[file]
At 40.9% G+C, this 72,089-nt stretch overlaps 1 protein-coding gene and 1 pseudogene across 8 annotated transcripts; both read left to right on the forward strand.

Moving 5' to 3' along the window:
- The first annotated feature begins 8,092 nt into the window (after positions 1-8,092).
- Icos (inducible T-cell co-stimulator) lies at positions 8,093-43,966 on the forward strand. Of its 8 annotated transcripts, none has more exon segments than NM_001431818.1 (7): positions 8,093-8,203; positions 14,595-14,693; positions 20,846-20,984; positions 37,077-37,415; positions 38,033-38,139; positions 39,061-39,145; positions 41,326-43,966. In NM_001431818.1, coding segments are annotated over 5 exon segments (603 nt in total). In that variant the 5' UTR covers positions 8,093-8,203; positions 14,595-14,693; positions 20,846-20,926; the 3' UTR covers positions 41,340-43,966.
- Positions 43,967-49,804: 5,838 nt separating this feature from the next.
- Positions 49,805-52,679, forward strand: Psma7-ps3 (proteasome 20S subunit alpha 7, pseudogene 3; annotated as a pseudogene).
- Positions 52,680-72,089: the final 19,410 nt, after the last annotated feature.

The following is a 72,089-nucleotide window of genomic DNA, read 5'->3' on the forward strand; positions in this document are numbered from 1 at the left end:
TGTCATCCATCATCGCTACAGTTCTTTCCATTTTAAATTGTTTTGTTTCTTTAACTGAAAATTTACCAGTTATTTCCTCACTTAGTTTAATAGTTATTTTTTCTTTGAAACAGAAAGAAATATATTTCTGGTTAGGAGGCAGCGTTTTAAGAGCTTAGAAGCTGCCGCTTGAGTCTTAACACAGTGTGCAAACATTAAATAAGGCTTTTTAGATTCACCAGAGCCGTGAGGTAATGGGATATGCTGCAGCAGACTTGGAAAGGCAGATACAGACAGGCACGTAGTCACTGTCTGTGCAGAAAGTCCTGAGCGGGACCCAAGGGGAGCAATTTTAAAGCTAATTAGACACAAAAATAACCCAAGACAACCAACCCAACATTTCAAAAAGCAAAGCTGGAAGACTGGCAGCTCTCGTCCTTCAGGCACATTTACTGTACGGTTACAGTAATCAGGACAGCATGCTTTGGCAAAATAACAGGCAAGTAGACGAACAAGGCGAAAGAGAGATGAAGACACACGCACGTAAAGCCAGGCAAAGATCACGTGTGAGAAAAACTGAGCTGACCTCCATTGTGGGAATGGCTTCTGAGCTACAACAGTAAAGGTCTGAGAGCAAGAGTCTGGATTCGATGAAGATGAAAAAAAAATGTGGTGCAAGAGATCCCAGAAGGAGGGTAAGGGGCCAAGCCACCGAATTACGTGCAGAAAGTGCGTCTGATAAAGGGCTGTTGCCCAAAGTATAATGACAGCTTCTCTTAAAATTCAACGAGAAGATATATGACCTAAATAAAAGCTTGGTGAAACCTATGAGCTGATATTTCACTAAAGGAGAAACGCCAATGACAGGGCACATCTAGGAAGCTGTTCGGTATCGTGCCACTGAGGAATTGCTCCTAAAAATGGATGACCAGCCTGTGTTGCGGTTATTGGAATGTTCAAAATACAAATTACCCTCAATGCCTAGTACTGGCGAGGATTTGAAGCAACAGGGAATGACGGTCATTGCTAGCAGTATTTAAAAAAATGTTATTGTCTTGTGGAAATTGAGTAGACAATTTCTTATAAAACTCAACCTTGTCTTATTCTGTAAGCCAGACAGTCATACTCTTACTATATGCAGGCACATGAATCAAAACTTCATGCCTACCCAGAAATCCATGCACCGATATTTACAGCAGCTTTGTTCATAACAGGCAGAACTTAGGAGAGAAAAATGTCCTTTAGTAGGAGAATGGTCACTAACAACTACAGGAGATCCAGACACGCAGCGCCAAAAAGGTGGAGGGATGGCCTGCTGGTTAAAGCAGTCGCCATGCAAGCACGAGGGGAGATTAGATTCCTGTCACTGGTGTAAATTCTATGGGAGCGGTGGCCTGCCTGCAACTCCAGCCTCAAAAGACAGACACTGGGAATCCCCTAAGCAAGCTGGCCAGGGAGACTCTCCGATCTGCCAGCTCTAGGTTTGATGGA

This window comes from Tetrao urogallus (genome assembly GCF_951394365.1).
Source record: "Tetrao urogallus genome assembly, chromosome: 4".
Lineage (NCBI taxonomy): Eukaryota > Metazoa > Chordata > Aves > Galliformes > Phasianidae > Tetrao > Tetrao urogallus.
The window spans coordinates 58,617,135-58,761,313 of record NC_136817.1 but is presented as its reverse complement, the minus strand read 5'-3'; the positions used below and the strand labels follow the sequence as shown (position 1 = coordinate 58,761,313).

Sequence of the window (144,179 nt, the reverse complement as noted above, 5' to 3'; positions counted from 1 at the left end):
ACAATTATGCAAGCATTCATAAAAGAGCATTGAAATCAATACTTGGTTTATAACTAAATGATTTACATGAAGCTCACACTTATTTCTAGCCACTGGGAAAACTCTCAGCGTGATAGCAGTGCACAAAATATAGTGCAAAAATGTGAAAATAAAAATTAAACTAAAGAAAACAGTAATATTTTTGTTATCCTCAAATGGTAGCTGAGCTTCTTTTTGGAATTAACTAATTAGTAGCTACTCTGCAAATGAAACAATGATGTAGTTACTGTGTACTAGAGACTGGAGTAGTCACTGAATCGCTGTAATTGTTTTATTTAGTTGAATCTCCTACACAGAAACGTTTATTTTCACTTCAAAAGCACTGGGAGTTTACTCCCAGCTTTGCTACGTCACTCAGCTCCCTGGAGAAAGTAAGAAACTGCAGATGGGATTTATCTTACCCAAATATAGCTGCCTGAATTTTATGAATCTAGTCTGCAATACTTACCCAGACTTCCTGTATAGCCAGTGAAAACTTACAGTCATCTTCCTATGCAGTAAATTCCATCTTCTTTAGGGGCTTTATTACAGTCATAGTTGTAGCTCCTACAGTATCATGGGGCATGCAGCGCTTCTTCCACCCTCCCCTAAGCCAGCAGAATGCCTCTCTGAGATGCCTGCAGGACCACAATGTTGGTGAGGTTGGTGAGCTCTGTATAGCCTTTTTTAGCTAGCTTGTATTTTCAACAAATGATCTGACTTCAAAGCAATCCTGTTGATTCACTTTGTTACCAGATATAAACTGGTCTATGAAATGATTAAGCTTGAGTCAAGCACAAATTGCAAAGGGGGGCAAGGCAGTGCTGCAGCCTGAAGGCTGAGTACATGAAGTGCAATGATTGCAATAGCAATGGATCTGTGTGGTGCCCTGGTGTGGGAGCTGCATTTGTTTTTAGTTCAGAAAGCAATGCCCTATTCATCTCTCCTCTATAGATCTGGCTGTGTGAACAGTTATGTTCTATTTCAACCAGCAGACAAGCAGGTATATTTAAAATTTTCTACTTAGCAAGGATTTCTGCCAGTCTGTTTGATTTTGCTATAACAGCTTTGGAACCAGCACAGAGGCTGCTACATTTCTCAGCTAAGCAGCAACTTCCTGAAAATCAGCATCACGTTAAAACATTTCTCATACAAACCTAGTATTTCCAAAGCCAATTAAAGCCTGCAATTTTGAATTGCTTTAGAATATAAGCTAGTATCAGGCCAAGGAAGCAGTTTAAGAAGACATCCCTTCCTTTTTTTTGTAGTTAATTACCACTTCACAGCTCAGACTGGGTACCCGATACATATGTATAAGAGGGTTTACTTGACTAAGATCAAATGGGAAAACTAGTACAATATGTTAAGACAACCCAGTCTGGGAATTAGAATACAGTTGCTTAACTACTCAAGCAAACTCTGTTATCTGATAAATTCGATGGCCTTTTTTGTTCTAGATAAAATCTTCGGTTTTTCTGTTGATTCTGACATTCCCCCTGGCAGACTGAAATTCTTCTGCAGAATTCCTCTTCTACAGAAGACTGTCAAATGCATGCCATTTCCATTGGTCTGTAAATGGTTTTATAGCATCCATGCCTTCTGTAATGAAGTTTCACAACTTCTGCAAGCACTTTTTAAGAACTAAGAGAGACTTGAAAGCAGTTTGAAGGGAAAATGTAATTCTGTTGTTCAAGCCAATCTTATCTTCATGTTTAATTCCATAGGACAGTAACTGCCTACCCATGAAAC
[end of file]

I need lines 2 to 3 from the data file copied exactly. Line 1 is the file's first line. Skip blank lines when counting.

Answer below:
Moving 5' to 3' along the window:
- The first annotated feature begins 8,092 nt into the window (after positions 1-8,092).